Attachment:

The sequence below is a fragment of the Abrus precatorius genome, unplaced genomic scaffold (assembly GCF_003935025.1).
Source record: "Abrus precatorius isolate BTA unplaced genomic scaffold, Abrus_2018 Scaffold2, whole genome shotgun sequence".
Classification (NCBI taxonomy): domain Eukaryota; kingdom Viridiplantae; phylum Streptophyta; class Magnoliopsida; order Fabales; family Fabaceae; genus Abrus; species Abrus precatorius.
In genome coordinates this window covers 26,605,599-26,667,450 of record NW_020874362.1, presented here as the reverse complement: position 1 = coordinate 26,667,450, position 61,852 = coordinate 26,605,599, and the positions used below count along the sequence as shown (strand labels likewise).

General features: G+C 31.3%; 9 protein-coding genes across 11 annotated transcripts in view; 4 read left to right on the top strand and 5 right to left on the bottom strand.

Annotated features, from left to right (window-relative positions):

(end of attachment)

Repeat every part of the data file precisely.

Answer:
The sequence below is a fragment of the Abrus precatorius genome, unplaced genomic scaffold (assembly GCF_003935025.1).
Source record: "Abrus precatorius isolate BTA unplaced genomic scaffold, Abrus_2018 Scaffold2, whole genome shotgun sequence".
Classification (NCBI taxonomy): domain Eukaryota; kingdom Viridiplantae; phylum Streptophyta; class Magnoliopsida; order Fabales; family Fabaceae; genus Abrus; species Abrus precatorius.
In genome coordinates this window covers 26,605,599-26,667,450 of record NW_020874362.1, presented here as the reverse complement: position 1 = coordinate 26,667,450, position 61,852 = coordinate 26,605,599, and the positions used below count along the sequence as shown (strand labels likewise).

General features: G+C 31.3%; 9 protein-coding genes across 11 annotated transcripts in view; 4 read left to right on the top strand and 5 right to left on the bottom strand.

Annotated features, from left to right (window-relative positions):